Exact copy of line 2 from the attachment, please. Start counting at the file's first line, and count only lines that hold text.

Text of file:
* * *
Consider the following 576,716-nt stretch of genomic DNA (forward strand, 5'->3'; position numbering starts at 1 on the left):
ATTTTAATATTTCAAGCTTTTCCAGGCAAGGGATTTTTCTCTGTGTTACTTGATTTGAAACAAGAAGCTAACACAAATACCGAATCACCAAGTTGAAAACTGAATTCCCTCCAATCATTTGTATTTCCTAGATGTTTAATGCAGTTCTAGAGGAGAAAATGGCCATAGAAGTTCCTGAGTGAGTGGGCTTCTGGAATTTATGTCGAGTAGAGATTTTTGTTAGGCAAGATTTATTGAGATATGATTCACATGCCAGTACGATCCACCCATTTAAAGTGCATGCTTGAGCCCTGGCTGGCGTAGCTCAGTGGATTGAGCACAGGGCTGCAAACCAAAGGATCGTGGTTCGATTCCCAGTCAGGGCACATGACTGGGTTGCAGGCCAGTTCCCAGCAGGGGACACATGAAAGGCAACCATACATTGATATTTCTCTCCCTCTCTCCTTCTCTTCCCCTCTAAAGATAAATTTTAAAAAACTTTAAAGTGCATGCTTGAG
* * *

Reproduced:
ATTTTAATATTTCAAGCTTTTCCAGGCAAGGGATTTTTCTCTGTGTTACTTGATTTGAAACAAGAAGCTAACACAAATACCGAATCACCAAGTTGAAAACTGAATTCCCTCCAATCATTTGTATTTCCTAGATGTTTAATGCAGTTCTAGAGGAGAAAATGGCCATAGAAGTTCCTGAGTGAGTGGGCTTCTGGAATTTATGTCGAGTAGAGATTTTTGTTAGGCAAGATTTATTGAGATATGATTCACATGCCAGTACGATCCACCCATTTAAAGTGCATGCTTGAGCCCTGGCTGGCGTAGCTCAGTGGATTGAGCACAGGGCTGCAAACCAAAGGATCGTGGTTCGATTCCCAGTCAGGGCACATGACTGGGTTGCAGGCCAGTTCCCAGCAGGGGACACATGAAAGGCAACCATACATTGATATTTCTCTCCCTCTCTCCTTCTCTTCCCCTCTAAAGATAAATTTTAAAAAACTTTAAAGTGCATGCTTGAG